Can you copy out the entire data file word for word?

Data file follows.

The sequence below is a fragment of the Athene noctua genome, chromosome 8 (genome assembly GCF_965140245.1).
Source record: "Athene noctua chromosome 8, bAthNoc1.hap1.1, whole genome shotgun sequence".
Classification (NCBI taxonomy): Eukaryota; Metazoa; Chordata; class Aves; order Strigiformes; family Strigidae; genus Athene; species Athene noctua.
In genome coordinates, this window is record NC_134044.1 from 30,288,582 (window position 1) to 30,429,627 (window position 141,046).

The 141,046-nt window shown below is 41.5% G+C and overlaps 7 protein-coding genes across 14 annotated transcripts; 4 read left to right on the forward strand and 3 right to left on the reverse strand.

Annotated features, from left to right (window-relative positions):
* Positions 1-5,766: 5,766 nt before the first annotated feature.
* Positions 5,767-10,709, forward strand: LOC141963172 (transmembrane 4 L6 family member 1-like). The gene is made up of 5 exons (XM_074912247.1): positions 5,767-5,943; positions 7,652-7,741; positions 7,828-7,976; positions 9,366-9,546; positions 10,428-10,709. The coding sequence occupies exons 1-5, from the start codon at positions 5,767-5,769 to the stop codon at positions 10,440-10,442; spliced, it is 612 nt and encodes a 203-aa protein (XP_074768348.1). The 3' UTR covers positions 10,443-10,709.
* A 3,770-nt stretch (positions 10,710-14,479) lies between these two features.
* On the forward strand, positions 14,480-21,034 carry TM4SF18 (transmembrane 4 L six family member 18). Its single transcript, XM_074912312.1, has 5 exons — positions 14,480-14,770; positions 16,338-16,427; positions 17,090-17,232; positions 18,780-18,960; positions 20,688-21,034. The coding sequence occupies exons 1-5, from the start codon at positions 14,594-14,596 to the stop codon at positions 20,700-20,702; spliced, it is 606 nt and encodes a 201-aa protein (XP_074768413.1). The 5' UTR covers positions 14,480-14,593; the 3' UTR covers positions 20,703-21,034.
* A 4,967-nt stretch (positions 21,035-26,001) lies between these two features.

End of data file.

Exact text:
The sequence below is a fragment of the Athene noctua genome, chromosome 8 (genome assembly GCF_965140245.1).
Source record: "Athene noctua chromosome 8, bAthNoc1.hap1.1, whole genome shotgun sequence".
Classification (NCBI taxonomy): Eukaryota; Metazoa; Chordata; class Aves; order Strigiformes; family Strigidae; genus Athene; species Athene noctua.
In genome coordinates, this window is record NC_134044.1 from 30,288,582 (window position 1) to 30,429,627 (window position 141,046).

The 141,046-nt window shown below is 41.5% G+C and overlaps 7 protein-coding genes across 14 annotated transcripts; 4 read left to right on the forward strand and 3 right to left on the reverse strand.

Annotated features, from left to right (window-relative positions):
* Positions 1-5,766: 5,766 nt before the first annotated feature.
* Positions 5,767-10,709, forward strand: LOC141963172 (transmembrane 4 L6 family member 1-like). The gene is made up of 5 exons (XM_074912247.1): positions 5,767-5,943; positions 7,652-7,741; positions 7,828-7,976; positions 9,366-9,546; positions 10,428-10,709. The coding sequence occupies exons 1-5, from the start codon at positions 5,767-5,769 to the stop codon at positions 10,440-10,442; spliced, it is 612 nt and encodes a 203-aa protein (XP_074768348.1). The 3' UTR covers positions 10,443-10,709.
* A 3,770-nt stretch (positions 10,710-14,479) lies between these two features.
* On the forward strand, positions 14,480-21,034 carry TM4SF18 (transmembrane 4 L six family member 18). Its single transcript, XM_074912312.1, has 5 exons — positions 14,480-14,770; positions 16,338-16,427; positions 17,090-17,232; positions 18,780-18,960; positions 20,688-21,034. The coding sequence occupies exons 1-5, from the start codon at positions 14,594-14,596 to the stop codon at positions 20,700-20,702; spliced, it is 606 nt and encodes a 201-aa protein (XP_074768413.1). The 5' UTR covers positions 14,480-14,593; the 3' UTR covers positions 20,703-21,034.
* A 4,967-nt stretch (positions 21,035-26,001) lies between these two features.